– Ministry in Galilee: Teaching the Disciples By Example Mark 1 – 6
– Preparation and Early Ministry Mark 1
– Second Visit to Capernaum: Overview of the Lord’s Service (Four P’s) Mark 2
– Teaching and Rejection of Christ: Picture of His First Coming to Israel Mark 3
– Teaching on the Kingdom of God: Picture of Christianity Mark 4:1-34
– First Visit to the Gadarenes: Picture of Millennial Blessing Mark 4:35 – 5:20
– Healing of the Ruler’s Daughter: 2nd Dispensational Outline Mark 5:21-43
– Later Ministry in Galilee: 3rd Dispensational Outline Mark 6
– Ministry in the Surrounding Lands: The Scope of Service Mark 7 – 9
– Human Religion vs. the Heart of God: 4th Dispensational Outline Mark 7:1 – 8:9
– Withdrawal From Public Paths: 5th Dispensational Outline Mark 8:10 – 9:13
– Lessons for the Disciples in Service Mark 9:14-50
– Journey to Jerusalem: Principles of Service Mark 10
– Having God’s Thoughts: the Question of Divorce Mark 10:1-12
– Having a Childlike Attitude: Suffer the Children Mark 10:13-16
– Having a Proper Assessment of Riches and Reward Mark 10:17-31
– Being Humble in Service Mark 10:32-45
– Being Sensitive to Need: Healing of Blind Bartimaeus Mark 10:46-52
– Ministry in Jerusalem: Opposition to Service Mark 11 – 13
– 1st Entry into Jerusalem: The Triumphal Entry Mark 11:1-11
– 2nd Entry into Jerusalem: The Fig Tree and Temple Cleansing Mark 11:12-26
– 3rd Entry into Jerusalem: Three Attempts from the Opposition Mark 11:27 – 12:44
– The Olivet Discourse: The Fate of Jerusalem Mark 13
– Suffering and Death Mark 14 – 15
– Events Preceding the Death of Christ Mark 14:1-52
– Trials of Christ Mark 14:53 – 15:15
– The Death of Christ Mark 15:16-47
– Resurrection, Appearances, and Ascension Mark 16
– The Two Marys at the Empty Tomb Mark 16:1-8
– His Appearing to Mary Magdalene Mark 16:9-11
– His Appearing to the Two Disciples on the Road Mark 16:12-13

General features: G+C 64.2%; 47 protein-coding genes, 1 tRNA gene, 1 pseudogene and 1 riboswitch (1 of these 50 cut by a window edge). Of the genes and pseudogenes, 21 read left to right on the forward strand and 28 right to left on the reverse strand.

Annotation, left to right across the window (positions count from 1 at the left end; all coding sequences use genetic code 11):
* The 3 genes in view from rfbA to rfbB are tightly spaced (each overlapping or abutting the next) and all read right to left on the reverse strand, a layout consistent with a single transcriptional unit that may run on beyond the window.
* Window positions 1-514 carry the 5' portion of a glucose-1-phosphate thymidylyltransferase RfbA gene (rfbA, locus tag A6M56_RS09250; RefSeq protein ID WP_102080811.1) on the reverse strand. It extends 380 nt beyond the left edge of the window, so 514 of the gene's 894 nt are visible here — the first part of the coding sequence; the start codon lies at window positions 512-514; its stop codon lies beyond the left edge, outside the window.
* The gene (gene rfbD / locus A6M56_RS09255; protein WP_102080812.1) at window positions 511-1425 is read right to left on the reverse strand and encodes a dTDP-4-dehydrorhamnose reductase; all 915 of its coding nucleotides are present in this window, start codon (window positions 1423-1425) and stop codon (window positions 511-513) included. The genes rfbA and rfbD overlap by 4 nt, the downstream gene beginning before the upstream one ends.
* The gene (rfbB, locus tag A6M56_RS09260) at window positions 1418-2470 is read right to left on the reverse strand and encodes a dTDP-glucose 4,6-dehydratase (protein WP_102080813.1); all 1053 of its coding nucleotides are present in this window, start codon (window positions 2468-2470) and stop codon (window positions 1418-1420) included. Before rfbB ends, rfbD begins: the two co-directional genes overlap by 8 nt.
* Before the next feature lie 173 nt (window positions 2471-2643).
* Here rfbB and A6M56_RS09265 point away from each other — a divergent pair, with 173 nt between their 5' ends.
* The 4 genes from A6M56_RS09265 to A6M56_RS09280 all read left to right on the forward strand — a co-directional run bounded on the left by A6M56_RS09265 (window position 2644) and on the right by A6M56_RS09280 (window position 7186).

– His Appearing to the Eleven and their Commission Mark 16:14-18
– His Continued Work from Heaven Mark 16:19-20
Four gospels, Four perspectives:
  • Matthew - written for the Jew
  • Mark - written for the Roman
  • Luke - written for the Greek
  • John - written for the Church
We can all learn and enjoy each gospel, but they are understood best when we know the perspective they are written from.
Four gospels, Four themes:
  • Matthew – Jesus, the King of the Jews
  • Mark – Jesus, the Perfect Servant
  • Luke – Jesus, the Perfect Man
  • John – Jesus, as God Himself in the Person of the Son
The synoptic gospels are Matthew, Mark, and Luke because they give a short synopsis of the Lord’s life from beginning to end. John doesn’t do that, he focuses on the Lord’s ministry in and around Jerusalem. In the synoptic Gospels, we have Christ presented to man to be received, but man fails the test and Christ is rejected. In John, Christ is rejected by man and Israel from the beginning, and God’s sovereign ways in grace and resurrection are brought in. Another difference is the audience. In the synoptic gospels we often have Jesus preaching to multitudes, but in John He is very often seen in a pastoral role, speaking to individuals... and it is to those individuals that He reveals the deepest truth of His Person!